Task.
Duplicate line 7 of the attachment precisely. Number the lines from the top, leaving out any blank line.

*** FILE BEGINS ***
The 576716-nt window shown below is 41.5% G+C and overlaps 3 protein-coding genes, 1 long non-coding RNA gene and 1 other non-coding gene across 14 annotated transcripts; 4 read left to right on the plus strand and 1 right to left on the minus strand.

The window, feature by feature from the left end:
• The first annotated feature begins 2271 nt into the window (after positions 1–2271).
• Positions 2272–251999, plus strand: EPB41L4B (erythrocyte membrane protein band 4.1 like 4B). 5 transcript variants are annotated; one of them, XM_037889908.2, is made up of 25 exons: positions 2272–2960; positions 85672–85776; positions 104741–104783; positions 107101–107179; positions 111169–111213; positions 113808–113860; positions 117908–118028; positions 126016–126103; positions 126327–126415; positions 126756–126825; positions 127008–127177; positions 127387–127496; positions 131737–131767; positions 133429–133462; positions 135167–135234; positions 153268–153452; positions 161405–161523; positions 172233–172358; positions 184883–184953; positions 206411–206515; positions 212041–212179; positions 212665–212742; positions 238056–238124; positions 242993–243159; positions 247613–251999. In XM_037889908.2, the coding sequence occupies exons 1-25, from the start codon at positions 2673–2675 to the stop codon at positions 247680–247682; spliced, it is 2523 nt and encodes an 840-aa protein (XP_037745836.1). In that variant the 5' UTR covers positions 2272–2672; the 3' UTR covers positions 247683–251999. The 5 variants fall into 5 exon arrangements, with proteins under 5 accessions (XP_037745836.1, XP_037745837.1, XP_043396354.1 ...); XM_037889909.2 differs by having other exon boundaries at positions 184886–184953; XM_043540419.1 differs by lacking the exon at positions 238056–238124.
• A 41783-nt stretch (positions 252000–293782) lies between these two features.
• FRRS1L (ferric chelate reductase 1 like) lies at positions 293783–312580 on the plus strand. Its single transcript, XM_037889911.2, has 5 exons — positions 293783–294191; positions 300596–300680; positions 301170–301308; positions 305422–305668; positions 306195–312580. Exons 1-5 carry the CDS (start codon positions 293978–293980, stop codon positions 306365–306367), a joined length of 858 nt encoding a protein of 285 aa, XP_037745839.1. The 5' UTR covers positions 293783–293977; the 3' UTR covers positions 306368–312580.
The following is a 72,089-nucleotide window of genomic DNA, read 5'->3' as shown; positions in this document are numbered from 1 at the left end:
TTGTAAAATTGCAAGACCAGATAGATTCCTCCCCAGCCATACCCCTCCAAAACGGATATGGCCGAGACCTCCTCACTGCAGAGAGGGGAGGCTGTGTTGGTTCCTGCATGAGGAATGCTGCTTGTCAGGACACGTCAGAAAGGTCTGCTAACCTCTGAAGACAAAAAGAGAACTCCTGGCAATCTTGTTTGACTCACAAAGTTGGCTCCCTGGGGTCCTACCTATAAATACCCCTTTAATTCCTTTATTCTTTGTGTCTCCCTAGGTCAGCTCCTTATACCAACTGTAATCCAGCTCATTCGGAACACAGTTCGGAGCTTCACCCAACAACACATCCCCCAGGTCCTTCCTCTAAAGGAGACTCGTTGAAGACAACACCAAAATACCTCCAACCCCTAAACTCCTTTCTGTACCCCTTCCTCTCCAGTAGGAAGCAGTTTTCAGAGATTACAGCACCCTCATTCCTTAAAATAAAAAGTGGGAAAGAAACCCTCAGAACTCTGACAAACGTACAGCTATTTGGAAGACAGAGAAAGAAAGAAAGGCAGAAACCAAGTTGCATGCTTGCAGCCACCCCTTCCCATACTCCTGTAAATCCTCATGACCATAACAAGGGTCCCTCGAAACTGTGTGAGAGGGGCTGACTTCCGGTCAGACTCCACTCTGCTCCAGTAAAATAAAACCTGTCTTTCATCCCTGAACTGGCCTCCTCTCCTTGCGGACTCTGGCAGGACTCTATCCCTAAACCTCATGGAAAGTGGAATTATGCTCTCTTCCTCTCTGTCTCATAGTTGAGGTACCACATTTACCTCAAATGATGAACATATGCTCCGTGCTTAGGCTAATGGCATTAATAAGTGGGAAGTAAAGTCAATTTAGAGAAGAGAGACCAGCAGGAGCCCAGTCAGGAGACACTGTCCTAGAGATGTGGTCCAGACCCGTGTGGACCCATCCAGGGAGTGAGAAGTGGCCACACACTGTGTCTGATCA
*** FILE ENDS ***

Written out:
The following is a 72,089-nucleotide window of genomic DNA, read 5'->3' as shown; positions in this document are numbered from 1 at the left end: